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## RMO function with uniform scaling of velocity

In case of uniform scaling of velocity, the derivative of the imaging depth with respect to the perturbation component has the following simple form:
 (18)
because the derivative of the slowness with respect to a uniform scaling of the velocity has the following simple form:
 (19)
that causes the derivative to be independent from the local'' shape of the anisotropic slowness function. Intuitively, this simplification is related to the fact that the shape'' of the wavefronts is not affected by a uniform scaling of the velocity.

The residual moveout is defined as the difference between the reflector movement at finite aperture angle and the reflector movement at normal incidence. From equation 18 the partial derivative of with respect to is equal to the following expression:
 (20)
When the medium is isotropic, and the phase angles are equal to the group angles, the RMO expression in equation 20 becomes the RMO expression introduced by Biondi and Symes (2003).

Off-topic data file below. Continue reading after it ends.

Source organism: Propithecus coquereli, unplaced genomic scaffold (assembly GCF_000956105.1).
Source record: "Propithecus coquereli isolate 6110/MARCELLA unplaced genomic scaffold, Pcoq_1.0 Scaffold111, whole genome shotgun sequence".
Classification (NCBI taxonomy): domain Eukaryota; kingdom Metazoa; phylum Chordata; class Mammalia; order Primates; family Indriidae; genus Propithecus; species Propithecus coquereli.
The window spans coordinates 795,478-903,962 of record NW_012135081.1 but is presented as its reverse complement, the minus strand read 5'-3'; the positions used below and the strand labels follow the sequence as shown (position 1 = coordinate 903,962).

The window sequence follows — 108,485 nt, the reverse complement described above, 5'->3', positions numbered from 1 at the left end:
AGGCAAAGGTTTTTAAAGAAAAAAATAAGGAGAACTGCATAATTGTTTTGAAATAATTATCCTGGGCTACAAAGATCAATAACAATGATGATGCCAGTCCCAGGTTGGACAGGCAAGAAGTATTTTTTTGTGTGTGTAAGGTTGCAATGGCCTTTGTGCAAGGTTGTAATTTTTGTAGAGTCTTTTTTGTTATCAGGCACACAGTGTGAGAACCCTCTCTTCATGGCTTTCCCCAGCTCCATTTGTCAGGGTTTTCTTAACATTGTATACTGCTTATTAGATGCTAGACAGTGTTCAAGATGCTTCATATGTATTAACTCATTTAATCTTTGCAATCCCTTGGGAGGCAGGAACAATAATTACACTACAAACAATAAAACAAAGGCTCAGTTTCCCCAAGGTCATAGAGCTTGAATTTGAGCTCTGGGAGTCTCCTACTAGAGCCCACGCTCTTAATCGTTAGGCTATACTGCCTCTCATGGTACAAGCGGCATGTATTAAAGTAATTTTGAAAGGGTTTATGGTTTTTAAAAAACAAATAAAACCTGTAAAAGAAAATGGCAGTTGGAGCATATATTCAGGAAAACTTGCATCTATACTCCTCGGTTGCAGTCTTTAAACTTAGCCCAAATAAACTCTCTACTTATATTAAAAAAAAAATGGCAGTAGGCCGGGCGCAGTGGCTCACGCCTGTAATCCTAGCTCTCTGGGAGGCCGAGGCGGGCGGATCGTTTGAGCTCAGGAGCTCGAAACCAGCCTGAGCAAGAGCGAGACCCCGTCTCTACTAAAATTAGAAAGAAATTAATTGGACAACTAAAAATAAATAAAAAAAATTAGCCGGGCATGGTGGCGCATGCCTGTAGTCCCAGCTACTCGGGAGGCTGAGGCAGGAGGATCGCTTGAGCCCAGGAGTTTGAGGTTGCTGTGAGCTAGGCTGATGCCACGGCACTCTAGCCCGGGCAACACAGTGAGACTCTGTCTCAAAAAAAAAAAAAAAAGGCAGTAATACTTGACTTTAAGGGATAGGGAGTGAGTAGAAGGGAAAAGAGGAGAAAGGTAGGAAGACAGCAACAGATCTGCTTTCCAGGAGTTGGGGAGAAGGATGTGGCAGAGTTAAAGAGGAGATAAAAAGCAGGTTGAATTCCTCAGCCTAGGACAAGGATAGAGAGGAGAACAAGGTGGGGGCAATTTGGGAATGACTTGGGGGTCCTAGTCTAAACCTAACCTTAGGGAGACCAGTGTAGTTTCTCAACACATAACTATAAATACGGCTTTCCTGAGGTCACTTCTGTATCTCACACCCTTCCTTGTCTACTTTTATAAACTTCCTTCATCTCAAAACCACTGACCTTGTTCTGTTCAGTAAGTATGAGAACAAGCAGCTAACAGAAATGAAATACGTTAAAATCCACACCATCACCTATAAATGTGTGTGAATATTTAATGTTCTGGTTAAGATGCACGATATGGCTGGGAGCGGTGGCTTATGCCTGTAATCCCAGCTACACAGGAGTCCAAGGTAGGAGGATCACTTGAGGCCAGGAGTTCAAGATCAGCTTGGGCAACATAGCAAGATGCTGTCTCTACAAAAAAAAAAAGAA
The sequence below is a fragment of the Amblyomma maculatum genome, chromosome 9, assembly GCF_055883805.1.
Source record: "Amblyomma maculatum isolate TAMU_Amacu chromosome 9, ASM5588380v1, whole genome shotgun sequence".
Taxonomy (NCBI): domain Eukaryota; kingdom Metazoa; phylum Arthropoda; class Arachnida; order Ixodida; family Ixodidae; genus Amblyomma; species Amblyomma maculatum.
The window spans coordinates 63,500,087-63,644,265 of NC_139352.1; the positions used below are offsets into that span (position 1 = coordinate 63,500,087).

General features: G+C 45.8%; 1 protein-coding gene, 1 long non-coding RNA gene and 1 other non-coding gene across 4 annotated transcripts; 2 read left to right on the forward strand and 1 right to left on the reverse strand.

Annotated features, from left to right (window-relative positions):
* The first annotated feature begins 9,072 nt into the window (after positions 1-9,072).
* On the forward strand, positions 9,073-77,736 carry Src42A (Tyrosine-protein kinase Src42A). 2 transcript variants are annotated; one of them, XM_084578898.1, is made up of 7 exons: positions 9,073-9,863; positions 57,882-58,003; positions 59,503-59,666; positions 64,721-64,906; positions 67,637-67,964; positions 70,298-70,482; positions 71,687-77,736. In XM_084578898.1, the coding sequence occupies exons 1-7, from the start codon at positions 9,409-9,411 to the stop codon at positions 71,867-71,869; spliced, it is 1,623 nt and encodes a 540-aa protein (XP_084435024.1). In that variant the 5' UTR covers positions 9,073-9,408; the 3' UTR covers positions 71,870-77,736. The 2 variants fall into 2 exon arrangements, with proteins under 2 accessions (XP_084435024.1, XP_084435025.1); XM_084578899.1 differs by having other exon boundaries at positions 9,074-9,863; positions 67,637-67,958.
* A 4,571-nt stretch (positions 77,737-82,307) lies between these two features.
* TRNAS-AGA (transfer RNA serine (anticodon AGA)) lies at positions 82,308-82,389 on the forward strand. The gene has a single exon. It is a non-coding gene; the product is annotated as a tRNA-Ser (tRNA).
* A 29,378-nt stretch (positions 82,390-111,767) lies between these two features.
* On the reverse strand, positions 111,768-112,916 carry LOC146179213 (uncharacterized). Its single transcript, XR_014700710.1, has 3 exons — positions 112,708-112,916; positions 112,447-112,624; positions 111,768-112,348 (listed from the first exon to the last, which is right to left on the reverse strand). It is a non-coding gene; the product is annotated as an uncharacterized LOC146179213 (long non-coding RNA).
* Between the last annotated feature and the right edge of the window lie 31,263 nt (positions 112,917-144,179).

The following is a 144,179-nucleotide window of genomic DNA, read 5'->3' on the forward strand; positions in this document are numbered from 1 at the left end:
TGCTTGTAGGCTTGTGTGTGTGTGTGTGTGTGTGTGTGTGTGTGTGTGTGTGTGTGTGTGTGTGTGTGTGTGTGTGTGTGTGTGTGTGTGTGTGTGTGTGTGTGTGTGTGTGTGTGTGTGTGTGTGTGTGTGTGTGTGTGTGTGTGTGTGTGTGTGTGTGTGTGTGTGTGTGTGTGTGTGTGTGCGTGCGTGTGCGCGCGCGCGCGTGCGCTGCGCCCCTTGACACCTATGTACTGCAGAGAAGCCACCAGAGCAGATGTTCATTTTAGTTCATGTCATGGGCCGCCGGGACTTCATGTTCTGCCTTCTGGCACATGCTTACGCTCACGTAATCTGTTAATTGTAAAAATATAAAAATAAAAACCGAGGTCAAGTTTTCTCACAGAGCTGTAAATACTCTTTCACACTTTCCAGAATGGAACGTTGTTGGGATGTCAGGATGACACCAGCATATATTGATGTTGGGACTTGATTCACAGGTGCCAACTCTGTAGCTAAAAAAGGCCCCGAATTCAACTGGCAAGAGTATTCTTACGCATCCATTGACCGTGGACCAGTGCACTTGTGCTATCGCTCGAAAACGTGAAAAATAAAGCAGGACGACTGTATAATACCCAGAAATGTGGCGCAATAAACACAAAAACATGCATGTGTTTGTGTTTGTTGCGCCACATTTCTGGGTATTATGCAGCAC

The dependency of equation 20 from the group angles increases the complexity of its use because it requires the transformation of phase angles (measured directly from the ADCIGs) into group angles by applying equation 31. The computational cost of evaluating equation 31 is negligible, but its use makes the computations dependent on the local values of the background anisotropic velocity function. On the other hand, the following numerical examples show that substantial errors are introduced when the distinction between the group and phase angles is neglected, and the phase angle is used instead of the group angle in equation 20.

Next: RMO function with arbitrary Up: Anisotropic residual moveout for Previous: Anisotropic residual moveout for
Stanford Exploration Project
11/1/2005